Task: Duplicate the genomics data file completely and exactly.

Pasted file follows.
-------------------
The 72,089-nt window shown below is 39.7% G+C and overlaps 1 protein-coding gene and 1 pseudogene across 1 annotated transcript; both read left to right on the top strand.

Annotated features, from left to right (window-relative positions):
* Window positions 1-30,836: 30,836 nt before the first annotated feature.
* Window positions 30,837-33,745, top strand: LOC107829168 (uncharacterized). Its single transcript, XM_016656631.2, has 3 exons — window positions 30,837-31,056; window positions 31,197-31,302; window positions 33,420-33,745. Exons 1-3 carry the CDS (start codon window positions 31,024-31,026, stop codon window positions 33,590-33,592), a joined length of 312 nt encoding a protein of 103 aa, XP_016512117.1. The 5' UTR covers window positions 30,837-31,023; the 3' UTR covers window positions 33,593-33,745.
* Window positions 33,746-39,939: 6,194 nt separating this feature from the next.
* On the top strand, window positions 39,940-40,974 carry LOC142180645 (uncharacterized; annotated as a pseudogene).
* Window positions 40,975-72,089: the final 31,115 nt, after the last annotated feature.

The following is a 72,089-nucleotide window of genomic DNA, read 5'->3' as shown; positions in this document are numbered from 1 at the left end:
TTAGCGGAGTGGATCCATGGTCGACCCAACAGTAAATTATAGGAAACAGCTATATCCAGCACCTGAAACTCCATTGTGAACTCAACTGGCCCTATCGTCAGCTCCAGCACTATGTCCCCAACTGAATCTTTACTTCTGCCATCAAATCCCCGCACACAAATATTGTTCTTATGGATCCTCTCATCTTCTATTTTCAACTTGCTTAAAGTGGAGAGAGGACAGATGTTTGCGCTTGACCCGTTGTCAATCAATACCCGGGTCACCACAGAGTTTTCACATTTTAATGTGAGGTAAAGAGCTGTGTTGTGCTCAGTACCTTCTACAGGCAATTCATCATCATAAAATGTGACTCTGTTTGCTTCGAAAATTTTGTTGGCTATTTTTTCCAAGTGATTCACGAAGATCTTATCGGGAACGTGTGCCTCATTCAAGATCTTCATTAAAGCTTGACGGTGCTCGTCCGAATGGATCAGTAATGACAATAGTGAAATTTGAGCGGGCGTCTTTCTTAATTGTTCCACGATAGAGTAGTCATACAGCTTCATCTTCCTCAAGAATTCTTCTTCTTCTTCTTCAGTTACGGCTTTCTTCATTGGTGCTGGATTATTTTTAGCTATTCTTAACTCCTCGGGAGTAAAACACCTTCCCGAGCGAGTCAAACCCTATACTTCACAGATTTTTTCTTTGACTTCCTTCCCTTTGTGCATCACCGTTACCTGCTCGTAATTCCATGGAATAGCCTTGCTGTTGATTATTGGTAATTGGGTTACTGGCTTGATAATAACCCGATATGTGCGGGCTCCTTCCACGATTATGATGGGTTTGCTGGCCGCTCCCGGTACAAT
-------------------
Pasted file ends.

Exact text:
The 72,089-nt window shown below is 39.7% G+C and overlaps 1 protein-coding gene and 1 pseudogene across 1 annotated transcript; both read left to right on the top strand.

Annotated features, from left to right (window-relative positions):
* Window positions 1-30,836: 30,836 nt before the first annotated feature.
* Window positions 30,837-33,745, top strand: LOC107829168 (uncharacterized). Its single transcript, XM_016656631.2, has 3 exons — window positions 30,837-31,056; window positions 31,197-31,302; window positions 33,420-33,745. Exons 1-3 carry the CDS (start codon window positions 31,024-31,026, stop codon window positions 33,590-33,592), a joined length of 312 nt encoding a protein of 103 aa, XP_016512117.1. The 5' UTR covers window positions 30,837-31,023; the 3' UTR covers window positions 33,593-33,745.
* Window positions 33,746-39,939: 6,194 nt separating this feature from the next.
* On the top strand, window positions 39,940-40,974 carry LOC142180645 (uncharacterized; annotated as a pseudogene).
* Window positions 40,975-72,089: the final 31,115 nt, after the last annotated feature.

The following is a 72,089-nucleotide window of genomic DNA, read 5'->3' as shown; positions in this document are numbered from 1 at the left end:
TTAGCGGAGTGGATCCATGGTCGACCCAACAGTAAATTATAGGAAACAGCTATATCCAGCACCTGAAACTCCATTGTGAACTCAACTGGCCCTATCGTCAGCTCCAGCACTATGTCCCCAACTGAATCTTTACTTCTGCCATCAAATCCCCGCACACAAATATTGTTCTTATGGATCCTCTCATCTTCTATTTTCAACTTGCTTAAAGTGGAGAGAGGACAGATGTTTGCGCTTGACCCGTTGTCAATCAATACCCGGGTCACCACAGAGTTTTCACATTTTAATGTGAGGTAAAGAGCTGTGTTGTGCTCAGTACCTTCTACAGGCAATTCATCATCATAAAATGTGACTCTGTTTGCTTCGAAAATTTTGTTGGCTATTTTTTCCAAGTGATTCACGAAGATCTTATCGGGAACGTGTGCCTCATTCAAGATCTTCATTAAAGCTTGACGGTGCTCGTCCGAATGGATCAGTAATGACAATAGTGAAATTTGAGCGGGCGTCTTTCTTAATTGTTCCACGATAGAGTAGTCATACAGCTTCATCTTCCTCAAGAATTCTTCTTCTTCTTCTTCAGTTACGGCTTTCTTCATTGGTGCTGGATTATTTTTAGCTATTCTTAACTCCTCGGGAGTAAAACACCTTCCCGAGCGAGTCAAACCCTATACTTCACAGATTTTTTCTTTGACTTCCTTCCCTTTGTGCATCACCGTTACCTGCTCGTAATTCCATGGAATAGCCTTGCTGTTGATTATTGGTAATTGGGTTACTGGCTTGATAATAACCCGATATGTGCGGGCTCCTTCCACGATTATGATGGGTTTGCTGGCCGCTCCCGGTACAAT